With my Uncle Jon in front of my parents’ first restaurant in Brooklyn (circa 1988). From left to right: me (age 4), cousin Sandy (age 4), Uncle Jon, and cousin Benny (age 2).


At the end of every summer, while my friends get excited about sweater weather, fall foliage, pumpkin-picking, baking/eating pies, skiing, and the holidays, I am filled with a sense of dread. Aside from my dislike of cold weather, the autumn means despair and pain for me, and the feelings come and go unpredictably. But that is depression.

Although I was never formally diagnosed with Seasonal Affective Disorder, one of my former therapists suggested that the fall and winter months might trigger my depression due to the short daylight hours. As I had written before, my other main trigger is stress, so the two combined makes life harder for me.

Years later, now that I have a better understanding of my condition, I can recognize and manage my symptoms better. As the sun sets earlier and earlier, I can feel the coldness creep into my bones.

  • I have very low energy.
  • I isolate myself.
  • My anxiety gets worse.
  • I can’t concentrate on work or any task that requires a long attention span.
  • My sleep schedule gets screwed up. I either don’t sleep at all or I sleep for 10-12 hours—every day, not just on the weekends.
  • I don’t have an appetite. During my depressive episodes, I can lose anywhere from 5 to 20 lbs. depending on the severity and length of the episode.
  • I skip out on activities I normally enjoy (i.e. food).

People who don’t understand would say things like, “Why are you always so tired?” and “You’re probably not eating because of stress.” I’ve learned to just nod and smile and agree, knowing fully that they’re all wrong. Yes, stress is a huge factor for those of us who live with depression, but stress affects us differently than “normal people.” Sometimes, I feel bad even when I’m not feeling stressed.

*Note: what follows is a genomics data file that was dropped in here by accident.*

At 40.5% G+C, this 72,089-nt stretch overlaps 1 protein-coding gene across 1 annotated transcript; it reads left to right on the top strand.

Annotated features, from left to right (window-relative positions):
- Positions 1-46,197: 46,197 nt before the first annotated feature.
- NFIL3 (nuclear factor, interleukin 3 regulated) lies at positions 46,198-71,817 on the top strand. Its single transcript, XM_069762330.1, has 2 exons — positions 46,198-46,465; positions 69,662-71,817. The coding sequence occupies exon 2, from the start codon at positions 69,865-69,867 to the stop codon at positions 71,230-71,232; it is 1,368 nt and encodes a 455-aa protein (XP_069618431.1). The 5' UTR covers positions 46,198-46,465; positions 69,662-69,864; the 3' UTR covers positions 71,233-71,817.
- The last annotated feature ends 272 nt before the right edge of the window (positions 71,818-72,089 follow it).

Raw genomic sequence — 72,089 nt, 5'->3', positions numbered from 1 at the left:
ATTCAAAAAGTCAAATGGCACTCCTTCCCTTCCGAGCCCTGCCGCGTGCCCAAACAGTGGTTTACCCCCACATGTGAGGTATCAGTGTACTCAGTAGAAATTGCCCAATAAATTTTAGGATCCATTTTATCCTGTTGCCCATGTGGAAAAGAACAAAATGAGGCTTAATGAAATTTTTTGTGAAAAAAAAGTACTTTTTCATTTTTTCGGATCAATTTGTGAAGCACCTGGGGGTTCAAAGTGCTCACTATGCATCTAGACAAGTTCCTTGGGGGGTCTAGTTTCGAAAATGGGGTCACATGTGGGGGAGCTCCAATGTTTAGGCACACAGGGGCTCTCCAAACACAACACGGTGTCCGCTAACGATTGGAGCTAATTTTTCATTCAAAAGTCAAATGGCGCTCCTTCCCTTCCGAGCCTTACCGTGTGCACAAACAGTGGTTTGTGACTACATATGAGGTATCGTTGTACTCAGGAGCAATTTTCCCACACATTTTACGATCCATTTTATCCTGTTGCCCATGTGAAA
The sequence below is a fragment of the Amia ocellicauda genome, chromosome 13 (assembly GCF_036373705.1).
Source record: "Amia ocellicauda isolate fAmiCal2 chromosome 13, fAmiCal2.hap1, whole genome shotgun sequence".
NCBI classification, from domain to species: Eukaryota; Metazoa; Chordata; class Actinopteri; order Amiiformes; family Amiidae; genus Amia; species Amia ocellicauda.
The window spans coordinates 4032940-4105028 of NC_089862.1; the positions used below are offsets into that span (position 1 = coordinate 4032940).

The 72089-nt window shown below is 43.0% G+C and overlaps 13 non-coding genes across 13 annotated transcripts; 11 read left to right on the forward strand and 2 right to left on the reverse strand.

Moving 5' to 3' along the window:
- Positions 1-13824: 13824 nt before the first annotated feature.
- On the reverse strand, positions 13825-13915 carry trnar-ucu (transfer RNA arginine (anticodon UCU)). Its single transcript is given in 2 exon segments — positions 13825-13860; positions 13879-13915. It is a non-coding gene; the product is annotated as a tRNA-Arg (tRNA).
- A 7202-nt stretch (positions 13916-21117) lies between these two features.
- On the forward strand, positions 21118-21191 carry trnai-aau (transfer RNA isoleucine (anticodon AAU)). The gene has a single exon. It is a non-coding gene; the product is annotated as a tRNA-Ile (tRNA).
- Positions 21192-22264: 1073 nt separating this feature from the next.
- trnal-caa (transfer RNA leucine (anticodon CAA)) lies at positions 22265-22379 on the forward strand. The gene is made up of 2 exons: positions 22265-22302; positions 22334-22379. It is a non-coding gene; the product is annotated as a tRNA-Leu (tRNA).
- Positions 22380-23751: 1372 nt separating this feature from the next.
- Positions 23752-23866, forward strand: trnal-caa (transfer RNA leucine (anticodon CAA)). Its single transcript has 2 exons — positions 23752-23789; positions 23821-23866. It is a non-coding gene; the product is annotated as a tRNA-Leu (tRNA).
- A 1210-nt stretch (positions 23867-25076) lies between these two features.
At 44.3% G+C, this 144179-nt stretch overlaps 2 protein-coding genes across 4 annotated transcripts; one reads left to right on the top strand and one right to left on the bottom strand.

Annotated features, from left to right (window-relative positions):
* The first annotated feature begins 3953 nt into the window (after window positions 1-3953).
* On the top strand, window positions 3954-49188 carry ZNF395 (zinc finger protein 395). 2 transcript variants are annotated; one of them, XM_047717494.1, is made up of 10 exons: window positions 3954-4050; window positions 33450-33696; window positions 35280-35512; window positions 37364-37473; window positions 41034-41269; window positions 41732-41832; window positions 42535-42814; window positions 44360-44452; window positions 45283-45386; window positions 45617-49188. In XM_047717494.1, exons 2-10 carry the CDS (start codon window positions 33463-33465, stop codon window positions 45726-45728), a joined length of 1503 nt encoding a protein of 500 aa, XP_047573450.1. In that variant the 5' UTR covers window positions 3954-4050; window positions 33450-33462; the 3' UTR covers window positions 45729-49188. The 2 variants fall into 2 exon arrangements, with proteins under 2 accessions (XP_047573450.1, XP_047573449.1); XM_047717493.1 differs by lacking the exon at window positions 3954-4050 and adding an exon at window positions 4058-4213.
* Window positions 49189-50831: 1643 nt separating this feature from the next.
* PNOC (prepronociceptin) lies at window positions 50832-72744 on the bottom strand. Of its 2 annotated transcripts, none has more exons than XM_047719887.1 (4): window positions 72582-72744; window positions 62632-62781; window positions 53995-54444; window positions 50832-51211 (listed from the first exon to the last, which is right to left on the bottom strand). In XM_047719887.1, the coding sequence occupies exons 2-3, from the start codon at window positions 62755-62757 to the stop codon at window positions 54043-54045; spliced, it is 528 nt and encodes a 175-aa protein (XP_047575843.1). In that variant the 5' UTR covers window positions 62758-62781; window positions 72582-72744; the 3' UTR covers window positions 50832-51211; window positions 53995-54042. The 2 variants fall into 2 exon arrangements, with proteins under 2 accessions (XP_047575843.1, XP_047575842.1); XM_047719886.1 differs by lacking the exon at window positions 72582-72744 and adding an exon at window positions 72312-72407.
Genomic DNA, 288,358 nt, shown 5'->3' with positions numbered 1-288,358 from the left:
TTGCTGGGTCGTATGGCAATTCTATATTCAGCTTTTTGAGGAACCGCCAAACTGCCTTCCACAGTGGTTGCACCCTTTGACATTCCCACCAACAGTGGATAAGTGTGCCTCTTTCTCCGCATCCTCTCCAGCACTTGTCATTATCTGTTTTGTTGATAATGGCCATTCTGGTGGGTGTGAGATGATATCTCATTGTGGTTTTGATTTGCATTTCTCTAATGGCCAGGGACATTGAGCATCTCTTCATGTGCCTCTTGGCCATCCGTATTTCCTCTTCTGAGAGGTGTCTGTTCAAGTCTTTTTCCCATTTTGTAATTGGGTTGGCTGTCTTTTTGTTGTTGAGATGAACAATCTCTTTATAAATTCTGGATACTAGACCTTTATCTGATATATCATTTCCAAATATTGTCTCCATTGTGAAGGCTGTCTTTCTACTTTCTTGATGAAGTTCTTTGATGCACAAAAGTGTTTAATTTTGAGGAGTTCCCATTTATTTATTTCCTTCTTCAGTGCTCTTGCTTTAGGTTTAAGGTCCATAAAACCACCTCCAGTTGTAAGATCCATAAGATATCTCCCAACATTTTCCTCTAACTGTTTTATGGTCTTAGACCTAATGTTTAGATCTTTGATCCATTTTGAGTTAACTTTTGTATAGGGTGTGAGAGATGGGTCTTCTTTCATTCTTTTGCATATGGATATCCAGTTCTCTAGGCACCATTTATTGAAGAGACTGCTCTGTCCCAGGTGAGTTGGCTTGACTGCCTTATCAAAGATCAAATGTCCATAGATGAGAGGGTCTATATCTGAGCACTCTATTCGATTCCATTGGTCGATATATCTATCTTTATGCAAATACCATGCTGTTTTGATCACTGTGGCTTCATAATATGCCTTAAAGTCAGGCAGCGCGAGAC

So what do I do?

  • I check in with myself throughout the day. How am I feeling when I first wake up? In the middle of the work day? In the evening? While I’m getting ready for bed?
  • I try to sit outside and feel the sun on my face for at least 15 minutes.
  • My energy reserve for people (and socializing in general) gets very low so I’m extra picky about who I spend time with. I stay away from toxic people. I know I have a tendency of attracting narcissistic personalities so I avoid such people as much as possible. If it’s someone I work with, I keep it strictly professional and I don’t spend time with them outside of work hours.
  • Likewise, I surround myself with positive people. Talking to friends who understand what I’m going through is extremely helpful, and (thankfully) I’ve had two friends who have filled that role and continue to.
  • Although I have people to lean on, I know that my happiness doesn’t depend on one person and neither should another person’s happiness depend on me.
  • I give myself time to feel the emotions and wait for them to pass. Sometimes that means calling out sick from work. If someone with a physical illness can do that, why should it be different for a mental illness?

Ever since I was diagnosed with clinical depression 10 years ago, I noticed that I suffer 2-4 depressive episodes each year. On my best days, I feel normal. I’m energetic, I have an appetite, and I am my usual, extroverted self. On my worst days, I have a hard time getting out of bed, I can’t talk to anyone, I can feel the pain of the world on my shoulders, and there’s a heaviness in my heart. On most days, I can honestly say I’m doing fine. During the winter months, I do struggle to have better days. I spend all of my energy putting on a smile and just to… function.

I’m hoping this winter will be different because I have become more self-aware. I had a long depressive episode earlier this year that started in January and didn’t end until early July. In those months, I had lost two friends unexpectedly, I was working under a narcissistic boss, and I spent all of my remaining energy on finding a new job. Today, I’m no longer working in a hostile work environment and I have my new job, but that doesn’t mean the self-doubt, negativity, and heartache doesn’t creep in.

No Turning Back


My first 4th of July in Washington, DC (July 4, 2011)